Build a magic the gathering deck

Get creative and have fun

So now you’ve built a fully functioning deck. You’ve decided on a playstyle, picked a mana colour, collected your Land cards, and assembled the key cards that’ll do your dirty work on the battlefield. Go forth and conquer! But the journey doesn’t end here. Tweak your deck if you find it’s not quite working.

A bit gloomy: Read our beginner’s guide to Gloomhaven

Maybe you need to plug in a few more Land cards to increase the available mana pool? Perhaps your mana curve was miscalculated? Substitute new cards and try new tactics – they might surprise you.

Regardless, the most important thing to keep in mind when building a Magic: The Gathering deck is your enjoyment of the game. Make sure you’re having fun building it, and you’ll probably have fun playing it.

Sours: https://www.wargamer.com/magic-the-gathering/build-a-deck
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back to Building on a Budget! I hope everyone had a great Memorial Day weekend. Everyone was busy submitting decks for me to play deck doctor with, that's for sure! I've received a ton of decklists, but instead of delving straight into doctoring one particular deck, I'm going to take a look at the Building end of this column.

Before I get started, I want to thank everyone for sending in their decks. There were a ton of great ideas out there, and I'll be doctoring several individual decks in the weeks to come. Today's column deals with the five pitfalls that people fall into when deckbuilding. If I use your deck in today's column, please please please do not be offended. This does not mean your deck is bad – it simply means that it is a good example of a particular problem I want to discuss.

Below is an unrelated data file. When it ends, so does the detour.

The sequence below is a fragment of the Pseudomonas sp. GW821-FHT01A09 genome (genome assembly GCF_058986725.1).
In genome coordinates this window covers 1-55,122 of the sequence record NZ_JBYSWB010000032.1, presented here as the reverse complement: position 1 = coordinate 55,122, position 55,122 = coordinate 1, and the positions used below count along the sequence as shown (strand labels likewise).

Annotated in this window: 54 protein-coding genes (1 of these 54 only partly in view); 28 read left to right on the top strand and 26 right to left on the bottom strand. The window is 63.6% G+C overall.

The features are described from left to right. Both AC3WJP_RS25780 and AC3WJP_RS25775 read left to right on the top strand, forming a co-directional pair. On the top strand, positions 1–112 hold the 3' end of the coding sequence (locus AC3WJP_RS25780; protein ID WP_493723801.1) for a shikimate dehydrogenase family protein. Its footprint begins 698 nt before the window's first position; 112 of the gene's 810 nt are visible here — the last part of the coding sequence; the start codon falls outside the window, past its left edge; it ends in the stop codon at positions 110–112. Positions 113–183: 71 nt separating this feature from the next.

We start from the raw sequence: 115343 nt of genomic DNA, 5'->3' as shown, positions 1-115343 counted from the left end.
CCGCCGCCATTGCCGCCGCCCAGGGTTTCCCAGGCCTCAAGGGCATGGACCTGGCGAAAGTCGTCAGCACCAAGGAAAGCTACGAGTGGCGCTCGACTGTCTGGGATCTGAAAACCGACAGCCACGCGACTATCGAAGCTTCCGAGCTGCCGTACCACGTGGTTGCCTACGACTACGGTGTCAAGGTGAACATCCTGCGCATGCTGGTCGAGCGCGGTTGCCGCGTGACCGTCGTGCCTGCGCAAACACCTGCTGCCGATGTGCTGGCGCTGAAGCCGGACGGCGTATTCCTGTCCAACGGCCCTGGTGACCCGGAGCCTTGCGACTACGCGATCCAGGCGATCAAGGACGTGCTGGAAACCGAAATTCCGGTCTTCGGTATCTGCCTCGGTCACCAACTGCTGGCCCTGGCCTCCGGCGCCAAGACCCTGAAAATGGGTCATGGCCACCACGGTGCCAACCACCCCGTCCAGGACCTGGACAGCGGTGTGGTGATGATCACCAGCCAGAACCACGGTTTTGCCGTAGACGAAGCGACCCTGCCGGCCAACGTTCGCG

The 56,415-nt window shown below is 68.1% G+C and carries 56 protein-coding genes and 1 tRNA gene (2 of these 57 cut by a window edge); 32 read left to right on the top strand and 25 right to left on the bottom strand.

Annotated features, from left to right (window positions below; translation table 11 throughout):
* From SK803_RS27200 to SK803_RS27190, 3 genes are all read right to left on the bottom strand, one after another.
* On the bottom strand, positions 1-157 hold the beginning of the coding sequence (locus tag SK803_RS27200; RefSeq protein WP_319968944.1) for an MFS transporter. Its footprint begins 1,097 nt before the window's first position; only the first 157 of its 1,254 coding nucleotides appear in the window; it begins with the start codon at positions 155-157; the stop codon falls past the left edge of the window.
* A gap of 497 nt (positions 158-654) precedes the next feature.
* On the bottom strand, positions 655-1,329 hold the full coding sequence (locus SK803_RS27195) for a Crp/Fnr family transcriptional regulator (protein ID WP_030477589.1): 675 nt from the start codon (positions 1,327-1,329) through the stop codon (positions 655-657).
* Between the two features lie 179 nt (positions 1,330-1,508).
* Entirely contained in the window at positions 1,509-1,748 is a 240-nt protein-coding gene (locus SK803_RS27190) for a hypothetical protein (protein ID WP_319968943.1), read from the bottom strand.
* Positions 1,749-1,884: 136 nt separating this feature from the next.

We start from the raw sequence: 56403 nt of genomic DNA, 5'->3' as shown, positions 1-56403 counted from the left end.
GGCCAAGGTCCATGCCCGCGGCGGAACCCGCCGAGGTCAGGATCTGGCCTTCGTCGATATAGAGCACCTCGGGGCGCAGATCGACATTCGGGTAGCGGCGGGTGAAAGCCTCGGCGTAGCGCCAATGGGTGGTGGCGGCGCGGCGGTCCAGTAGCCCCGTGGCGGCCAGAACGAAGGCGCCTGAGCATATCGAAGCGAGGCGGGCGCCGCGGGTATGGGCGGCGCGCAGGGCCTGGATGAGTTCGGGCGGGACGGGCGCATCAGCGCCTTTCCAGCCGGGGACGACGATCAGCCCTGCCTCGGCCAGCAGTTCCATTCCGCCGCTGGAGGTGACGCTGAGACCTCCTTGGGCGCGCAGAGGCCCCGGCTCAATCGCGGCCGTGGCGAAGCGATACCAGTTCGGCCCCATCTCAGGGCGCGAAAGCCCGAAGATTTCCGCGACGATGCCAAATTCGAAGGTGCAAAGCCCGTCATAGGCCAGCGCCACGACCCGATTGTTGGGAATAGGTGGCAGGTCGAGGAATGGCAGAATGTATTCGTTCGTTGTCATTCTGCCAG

“But Ben,” I bet several of you are going to e-mail me, “why didn't you just get straight to the decks?” The reason is twofold. First, I've never really laid down any deckbuilding rules outside of the “on a Budget” part of this column. Before I tinkered with other people's decks, I thought it would be nice to show some of the rules I use when building my own decks. Second, there were several fundamental problems that reared their ugly heads repeatedly across multiple decks. By explaining these problems en mass, I can help the greatest number of people tune their decks.

Anyhow, on to the rules!

RULE #1: Fix Your Mana Base

The mana base in your deck serves a very important purpose – it enables you to cast your spells for the game. Without a good mana base, your deck will not perform Let's look at three separate decks that were submitted in the forums.

Goodship01 G/W Angels

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DecklistStatsSample Hand